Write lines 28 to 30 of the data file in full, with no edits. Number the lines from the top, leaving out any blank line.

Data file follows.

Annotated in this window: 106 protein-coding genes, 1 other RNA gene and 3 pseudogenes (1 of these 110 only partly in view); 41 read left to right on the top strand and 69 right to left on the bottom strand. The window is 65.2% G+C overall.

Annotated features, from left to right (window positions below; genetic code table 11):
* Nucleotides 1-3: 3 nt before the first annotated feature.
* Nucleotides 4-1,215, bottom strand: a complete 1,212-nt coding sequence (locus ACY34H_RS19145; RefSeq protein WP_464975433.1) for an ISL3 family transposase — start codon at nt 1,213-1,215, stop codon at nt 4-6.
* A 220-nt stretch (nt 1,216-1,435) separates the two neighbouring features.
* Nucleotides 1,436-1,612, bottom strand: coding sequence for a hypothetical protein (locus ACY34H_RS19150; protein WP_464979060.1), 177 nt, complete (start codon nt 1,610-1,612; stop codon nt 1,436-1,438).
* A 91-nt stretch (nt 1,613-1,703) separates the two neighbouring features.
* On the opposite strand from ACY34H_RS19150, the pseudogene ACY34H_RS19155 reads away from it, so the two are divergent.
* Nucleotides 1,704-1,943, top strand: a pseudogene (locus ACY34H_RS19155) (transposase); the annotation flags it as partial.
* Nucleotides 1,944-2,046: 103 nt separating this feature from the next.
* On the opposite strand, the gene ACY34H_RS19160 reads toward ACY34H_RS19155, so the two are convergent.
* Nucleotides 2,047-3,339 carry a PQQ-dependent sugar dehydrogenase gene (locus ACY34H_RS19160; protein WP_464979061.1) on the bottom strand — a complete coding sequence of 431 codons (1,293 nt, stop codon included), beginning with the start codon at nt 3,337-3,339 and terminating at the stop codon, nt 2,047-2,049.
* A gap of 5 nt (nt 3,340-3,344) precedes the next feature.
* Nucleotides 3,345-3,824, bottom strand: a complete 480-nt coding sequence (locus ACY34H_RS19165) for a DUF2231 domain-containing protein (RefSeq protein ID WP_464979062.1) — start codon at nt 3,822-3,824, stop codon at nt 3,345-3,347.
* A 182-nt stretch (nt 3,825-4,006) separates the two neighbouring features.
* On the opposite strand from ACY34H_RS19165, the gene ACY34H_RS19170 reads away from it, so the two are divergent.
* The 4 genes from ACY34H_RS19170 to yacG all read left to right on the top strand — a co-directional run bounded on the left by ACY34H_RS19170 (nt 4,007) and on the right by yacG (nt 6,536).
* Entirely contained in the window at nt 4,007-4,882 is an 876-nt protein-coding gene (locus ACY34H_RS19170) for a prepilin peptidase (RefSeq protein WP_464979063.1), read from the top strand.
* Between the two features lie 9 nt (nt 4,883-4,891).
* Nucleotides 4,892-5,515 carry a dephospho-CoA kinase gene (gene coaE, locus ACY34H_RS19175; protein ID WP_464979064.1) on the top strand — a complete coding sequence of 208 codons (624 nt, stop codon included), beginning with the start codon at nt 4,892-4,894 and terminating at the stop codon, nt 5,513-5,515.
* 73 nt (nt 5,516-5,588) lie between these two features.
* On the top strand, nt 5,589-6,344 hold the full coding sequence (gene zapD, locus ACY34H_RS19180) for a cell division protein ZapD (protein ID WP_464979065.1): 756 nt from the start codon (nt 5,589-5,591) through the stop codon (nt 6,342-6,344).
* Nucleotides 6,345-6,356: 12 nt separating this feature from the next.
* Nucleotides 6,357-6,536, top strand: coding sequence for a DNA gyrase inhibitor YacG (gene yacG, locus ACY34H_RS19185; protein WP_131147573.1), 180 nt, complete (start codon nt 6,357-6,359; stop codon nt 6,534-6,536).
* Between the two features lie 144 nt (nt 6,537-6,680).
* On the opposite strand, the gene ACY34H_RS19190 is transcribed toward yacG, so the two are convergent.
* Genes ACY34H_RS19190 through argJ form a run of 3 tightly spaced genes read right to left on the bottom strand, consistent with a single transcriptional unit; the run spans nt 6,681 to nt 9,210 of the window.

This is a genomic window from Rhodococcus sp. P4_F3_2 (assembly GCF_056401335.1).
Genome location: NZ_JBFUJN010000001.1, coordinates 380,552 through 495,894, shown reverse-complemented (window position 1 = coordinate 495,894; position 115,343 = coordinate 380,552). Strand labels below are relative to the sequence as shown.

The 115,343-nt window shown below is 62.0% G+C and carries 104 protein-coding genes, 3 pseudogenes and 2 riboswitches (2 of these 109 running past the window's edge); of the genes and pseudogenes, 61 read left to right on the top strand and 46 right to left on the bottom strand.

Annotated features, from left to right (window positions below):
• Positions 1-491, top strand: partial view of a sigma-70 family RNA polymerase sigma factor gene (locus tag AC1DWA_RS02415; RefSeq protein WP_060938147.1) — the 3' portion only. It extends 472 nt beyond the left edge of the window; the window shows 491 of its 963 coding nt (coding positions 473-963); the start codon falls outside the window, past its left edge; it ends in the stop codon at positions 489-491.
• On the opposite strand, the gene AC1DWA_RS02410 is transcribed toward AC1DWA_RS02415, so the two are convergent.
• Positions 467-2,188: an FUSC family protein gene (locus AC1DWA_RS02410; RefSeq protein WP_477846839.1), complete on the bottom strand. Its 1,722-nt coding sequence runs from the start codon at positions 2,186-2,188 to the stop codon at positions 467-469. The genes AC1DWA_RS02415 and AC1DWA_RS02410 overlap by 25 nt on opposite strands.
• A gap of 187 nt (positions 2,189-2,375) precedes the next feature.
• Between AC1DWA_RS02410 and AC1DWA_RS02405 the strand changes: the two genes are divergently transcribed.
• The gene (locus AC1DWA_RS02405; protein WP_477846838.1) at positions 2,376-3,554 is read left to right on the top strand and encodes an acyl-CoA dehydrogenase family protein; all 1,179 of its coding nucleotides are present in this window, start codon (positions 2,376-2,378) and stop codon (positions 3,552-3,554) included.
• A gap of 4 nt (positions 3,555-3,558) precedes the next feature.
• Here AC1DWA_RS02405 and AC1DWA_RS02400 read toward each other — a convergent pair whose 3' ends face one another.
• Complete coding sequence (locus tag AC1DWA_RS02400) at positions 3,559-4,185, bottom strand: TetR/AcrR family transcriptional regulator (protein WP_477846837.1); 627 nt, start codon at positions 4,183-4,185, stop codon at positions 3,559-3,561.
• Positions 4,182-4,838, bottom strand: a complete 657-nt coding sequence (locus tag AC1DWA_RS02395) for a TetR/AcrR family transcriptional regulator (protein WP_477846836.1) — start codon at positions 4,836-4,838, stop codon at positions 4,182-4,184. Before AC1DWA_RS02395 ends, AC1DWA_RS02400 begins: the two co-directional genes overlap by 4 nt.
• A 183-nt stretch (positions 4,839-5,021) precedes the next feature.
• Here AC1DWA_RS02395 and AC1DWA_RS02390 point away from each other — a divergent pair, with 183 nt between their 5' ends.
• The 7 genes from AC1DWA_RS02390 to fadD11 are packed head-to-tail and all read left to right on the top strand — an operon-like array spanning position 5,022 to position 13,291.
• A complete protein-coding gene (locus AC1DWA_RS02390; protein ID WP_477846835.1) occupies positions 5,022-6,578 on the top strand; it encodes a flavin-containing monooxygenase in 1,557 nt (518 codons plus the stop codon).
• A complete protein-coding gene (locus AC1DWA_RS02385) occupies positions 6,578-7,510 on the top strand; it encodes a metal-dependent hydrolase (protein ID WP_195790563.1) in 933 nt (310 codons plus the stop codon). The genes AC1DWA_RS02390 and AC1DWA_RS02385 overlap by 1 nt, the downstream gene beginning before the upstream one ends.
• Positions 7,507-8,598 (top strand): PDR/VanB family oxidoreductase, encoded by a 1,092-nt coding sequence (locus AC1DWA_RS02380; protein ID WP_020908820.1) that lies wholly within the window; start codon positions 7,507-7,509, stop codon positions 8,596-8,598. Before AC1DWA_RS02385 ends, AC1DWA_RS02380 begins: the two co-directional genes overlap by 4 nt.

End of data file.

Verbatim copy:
This is a genomic window from Rhodococcus sp. P4_F3_2 (assembly GCF_056401335.1).
Genome location: NZ_JBFUJN010000001.1, coordinates 380,552 through 495,894, shown reverse-complemented (window position 1 = coordinate 495,894; position 115,343 = coordinate 380,552). Strand labels below are relative to the sequence as shown.

The 115,343-nt window shown below is 62.0% G+C and carries 104 protein-coding genes, 3 pseudogenes and 2 riboswitches (2 of these 109 running past the window's edge); of the genes and pseudogenes, 61 read left to right on the top strand and 46 right to left on the bottom strand.